Here are some basic principles you can use to avoid confusion when a hurricane is headed your way.

Scientists are trying to understand how much plastic humans are pumping into the ocean and how long it sticks around. A study published this week says it may be much more than earlier estimates.

By some measures, the plastic trash that's floating on the surface of the water only accounts for about 1% of the plastic pollution that humans generate.

In mid-April, hundreds of scientists from around the world were supposed to fly to Ecuador for a five-day meeting about the latest research on reducing greenhouse gas emissions and removing carbon dioxide from the atmosphere.

The places with the most severe air pollution nearly 40 years ago remain among the most polluted places today, according to a new study that uses historical air pollution data to track disparities in air quality over time.

Decades of research and the lived experiences of millions of Americans have established that people in the United States do not have equal access to clean air, and that poor people and people of color are more likely to breathe polluted air than their fellow citizens who are white or rich.

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Local officials and public health experts warn that domestic violence is spiking in Australia as the country deals with the aftermath of catastrophic fires paired with the global pandemic.

The fires killed at least 35 people and destroyed nearly 2,000 houses in the southeastern part of the country in 2019 and early 2020, leaving thousands of Australians jobless and still in temporary housing as the coronavirus pandemic swept through with its widespread lockdowns, illness and economic pain.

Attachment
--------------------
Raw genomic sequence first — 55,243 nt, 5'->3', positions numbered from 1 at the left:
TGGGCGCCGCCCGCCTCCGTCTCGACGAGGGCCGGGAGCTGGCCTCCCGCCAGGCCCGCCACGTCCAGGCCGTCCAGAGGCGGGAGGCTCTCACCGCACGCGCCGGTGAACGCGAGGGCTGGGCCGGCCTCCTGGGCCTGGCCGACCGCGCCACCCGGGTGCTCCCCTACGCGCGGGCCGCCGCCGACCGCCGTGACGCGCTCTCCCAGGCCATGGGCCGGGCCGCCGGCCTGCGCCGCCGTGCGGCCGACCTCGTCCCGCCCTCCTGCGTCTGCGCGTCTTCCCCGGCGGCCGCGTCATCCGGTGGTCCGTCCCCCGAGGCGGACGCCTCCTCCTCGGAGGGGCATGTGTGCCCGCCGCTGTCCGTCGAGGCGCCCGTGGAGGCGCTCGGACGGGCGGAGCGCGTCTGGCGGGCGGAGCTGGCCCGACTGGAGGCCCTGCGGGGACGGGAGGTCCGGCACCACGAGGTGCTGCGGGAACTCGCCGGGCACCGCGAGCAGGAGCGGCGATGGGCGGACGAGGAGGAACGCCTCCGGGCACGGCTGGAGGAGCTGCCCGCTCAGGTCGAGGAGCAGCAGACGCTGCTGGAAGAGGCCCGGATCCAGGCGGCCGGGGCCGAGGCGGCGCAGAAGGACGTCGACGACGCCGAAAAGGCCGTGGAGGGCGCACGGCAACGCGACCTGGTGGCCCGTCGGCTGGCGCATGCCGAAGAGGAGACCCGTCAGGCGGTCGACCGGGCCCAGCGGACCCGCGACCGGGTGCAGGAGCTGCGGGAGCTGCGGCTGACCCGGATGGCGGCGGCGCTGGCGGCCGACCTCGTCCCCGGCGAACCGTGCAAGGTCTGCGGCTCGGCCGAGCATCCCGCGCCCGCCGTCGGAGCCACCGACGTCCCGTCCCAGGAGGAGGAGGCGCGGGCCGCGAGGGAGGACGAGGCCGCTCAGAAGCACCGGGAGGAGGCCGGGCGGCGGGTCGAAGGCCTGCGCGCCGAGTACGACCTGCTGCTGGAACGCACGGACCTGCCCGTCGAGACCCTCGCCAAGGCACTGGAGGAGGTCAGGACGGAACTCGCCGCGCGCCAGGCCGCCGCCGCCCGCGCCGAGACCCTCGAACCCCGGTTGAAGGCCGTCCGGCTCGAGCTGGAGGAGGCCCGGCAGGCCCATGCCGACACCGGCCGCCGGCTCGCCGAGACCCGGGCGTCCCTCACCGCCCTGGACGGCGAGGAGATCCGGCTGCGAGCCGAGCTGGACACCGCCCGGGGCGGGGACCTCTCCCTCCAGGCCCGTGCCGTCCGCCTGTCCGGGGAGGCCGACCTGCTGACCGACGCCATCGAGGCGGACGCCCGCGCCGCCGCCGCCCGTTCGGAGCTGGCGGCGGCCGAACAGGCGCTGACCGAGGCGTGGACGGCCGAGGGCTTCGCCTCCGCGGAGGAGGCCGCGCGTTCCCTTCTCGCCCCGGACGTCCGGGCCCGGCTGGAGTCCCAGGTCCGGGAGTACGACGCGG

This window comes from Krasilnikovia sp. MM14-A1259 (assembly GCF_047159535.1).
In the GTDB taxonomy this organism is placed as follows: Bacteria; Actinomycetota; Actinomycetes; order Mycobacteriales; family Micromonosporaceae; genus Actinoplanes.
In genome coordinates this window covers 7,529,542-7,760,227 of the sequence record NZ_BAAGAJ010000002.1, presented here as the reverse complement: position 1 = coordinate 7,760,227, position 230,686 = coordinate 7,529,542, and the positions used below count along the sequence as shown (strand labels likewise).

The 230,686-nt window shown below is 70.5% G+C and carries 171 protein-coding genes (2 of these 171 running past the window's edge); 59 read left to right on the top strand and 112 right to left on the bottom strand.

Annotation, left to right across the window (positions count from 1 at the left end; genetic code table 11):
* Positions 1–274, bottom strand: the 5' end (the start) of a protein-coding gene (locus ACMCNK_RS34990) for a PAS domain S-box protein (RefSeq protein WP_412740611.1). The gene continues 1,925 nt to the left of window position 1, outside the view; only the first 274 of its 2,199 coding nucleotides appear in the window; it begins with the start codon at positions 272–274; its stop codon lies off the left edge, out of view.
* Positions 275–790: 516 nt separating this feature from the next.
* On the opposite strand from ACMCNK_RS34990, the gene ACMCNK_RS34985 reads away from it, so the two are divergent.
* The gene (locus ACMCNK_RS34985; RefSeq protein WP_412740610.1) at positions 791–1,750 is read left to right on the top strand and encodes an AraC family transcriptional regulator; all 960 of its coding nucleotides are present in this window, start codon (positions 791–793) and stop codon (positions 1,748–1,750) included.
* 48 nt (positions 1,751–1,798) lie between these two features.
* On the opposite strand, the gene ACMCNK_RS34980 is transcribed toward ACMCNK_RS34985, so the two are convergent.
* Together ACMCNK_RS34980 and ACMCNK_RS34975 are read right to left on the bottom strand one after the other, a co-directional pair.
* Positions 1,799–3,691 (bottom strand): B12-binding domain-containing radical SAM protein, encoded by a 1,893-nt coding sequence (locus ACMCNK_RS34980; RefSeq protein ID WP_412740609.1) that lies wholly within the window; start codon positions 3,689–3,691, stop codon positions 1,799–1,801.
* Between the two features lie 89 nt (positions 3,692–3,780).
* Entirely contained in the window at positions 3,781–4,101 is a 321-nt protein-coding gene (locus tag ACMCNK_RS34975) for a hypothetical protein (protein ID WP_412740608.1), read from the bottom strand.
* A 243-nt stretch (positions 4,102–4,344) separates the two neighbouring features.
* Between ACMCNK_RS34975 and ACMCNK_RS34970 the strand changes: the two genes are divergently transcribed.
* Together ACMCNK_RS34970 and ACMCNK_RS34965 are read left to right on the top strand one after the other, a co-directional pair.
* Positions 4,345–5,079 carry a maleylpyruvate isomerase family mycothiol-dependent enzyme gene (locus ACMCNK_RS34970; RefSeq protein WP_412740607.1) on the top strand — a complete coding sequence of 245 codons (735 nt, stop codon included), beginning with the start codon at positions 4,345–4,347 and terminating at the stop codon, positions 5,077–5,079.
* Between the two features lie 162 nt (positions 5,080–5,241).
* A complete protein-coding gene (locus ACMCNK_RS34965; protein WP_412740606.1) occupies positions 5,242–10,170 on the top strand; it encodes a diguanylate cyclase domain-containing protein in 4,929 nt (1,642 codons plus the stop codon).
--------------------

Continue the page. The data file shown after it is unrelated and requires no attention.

A handful of states are preparing to spend millions of dollars to address flooding, as extreme rain and sea level rise threaten communities along rivers and coastlines.

On July 1, Virginia's new Community Flood Preparedness Fund went into effect. It will set aside an estimated $45 million a year for flood mitigation projects. To fund the program, Virginia joined the Regional Greenhouse Gas Initiative, which regulates emissions in the Northeast and mid-Atlantic by auctioning off emissions allowances.

President Trump's nominee to lead the Consumer Product Safety Commission is Nancy Beck, a toxicologist who currently leads chemical and pesticide regulation at the Environmental Protection Agency.

The CPSC is the top federal consumer watchdog in the country. Its five-member board, which Beck will lead for seven years if she is confirmed, is responsible for reviewing safety information and collecting injury reports for more than 15,000 types of products, from baby toys to sports equipment to home appliances.

Some of the country's most polluting industries have flooded state regulators with requests to ease environmental regulations, according to an NPR review of hundreds of state environmental records.

Companies across the country say the pandemic is interfering with their ability to comply with laws that protect the public from pollution.